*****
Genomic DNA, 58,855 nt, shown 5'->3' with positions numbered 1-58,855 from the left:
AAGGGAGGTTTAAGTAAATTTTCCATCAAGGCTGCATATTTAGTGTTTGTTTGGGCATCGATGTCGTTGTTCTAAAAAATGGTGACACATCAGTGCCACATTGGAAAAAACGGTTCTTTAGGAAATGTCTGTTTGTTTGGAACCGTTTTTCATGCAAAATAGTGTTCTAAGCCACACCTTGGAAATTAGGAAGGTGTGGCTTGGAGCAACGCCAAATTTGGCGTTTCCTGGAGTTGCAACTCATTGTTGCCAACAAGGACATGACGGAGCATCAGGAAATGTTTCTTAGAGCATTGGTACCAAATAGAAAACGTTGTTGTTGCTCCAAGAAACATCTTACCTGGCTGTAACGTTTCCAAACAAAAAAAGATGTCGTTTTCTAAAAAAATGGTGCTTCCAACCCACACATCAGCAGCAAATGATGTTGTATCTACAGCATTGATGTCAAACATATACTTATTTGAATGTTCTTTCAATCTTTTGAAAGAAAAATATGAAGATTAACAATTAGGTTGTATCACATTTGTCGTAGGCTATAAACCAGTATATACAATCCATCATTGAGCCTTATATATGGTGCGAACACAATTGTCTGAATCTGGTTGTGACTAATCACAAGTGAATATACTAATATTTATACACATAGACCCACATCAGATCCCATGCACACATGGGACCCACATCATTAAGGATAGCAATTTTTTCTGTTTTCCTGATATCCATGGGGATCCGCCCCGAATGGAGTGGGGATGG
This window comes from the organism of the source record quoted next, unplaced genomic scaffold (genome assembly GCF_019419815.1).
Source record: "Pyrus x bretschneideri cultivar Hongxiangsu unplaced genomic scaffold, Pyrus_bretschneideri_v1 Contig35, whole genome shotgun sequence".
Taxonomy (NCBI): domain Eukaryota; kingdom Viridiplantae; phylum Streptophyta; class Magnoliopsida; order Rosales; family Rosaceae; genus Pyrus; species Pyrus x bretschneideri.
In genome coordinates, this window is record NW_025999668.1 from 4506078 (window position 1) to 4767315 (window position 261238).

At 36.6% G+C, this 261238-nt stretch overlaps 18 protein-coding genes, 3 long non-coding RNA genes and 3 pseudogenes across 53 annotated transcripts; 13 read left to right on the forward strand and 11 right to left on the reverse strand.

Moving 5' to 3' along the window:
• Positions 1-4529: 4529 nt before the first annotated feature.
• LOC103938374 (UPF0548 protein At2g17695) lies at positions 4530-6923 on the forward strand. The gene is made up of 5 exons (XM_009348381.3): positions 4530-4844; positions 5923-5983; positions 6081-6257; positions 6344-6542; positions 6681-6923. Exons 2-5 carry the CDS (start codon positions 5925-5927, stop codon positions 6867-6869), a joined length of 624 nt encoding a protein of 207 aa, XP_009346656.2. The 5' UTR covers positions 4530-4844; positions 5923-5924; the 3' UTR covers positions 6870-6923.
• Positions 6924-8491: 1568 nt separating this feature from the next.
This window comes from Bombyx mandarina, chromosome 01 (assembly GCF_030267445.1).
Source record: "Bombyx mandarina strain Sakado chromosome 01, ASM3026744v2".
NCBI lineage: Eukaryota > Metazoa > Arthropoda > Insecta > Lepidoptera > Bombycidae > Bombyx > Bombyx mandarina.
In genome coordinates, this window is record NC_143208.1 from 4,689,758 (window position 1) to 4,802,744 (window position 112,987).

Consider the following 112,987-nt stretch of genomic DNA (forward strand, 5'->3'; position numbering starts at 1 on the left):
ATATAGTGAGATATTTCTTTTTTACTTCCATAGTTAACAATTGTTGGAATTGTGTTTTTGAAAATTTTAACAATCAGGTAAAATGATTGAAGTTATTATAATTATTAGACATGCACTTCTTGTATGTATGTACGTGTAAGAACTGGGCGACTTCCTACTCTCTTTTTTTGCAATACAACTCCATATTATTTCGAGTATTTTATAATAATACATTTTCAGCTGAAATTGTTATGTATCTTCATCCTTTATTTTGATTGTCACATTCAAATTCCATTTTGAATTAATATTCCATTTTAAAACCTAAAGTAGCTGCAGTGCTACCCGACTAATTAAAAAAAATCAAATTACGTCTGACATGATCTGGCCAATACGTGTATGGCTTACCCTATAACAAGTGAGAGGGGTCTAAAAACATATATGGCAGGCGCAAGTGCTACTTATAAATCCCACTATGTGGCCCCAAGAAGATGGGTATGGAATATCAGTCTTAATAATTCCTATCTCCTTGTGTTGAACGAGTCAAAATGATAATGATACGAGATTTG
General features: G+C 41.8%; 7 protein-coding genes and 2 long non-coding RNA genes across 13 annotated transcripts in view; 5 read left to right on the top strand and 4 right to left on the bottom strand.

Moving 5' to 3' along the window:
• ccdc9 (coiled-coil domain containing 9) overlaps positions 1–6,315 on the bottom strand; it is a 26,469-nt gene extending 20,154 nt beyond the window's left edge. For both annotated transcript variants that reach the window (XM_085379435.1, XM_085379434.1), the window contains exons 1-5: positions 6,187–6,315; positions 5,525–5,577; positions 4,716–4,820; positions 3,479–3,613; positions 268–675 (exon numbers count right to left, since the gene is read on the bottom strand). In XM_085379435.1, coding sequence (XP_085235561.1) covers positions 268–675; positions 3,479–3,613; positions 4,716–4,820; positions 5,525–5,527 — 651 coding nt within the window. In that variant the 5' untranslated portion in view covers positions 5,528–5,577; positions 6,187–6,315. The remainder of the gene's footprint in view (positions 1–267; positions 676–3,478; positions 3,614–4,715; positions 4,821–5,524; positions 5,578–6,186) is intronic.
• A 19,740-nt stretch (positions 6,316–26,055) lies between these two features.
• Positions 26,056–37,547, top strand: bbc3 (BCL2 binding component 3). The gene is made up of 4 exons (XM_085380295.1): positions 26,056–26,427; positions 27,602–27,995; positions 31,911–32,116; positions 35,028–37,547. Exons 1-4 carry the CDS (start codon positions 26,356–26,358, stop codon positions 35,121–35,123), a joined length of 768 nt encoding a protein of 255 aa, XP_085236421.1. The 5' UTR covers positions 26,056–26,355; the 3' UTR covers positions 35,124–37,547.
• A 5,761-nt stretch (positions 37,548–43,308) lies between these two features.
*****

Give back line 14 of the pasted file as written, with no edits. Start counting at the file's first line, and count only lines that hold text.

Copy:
NCBI lineage: Eukaryota > Metazoa > Arthropoda > Insecta > Lepidoptera > Bombycidae > Bombyx > Bombyx mandarina.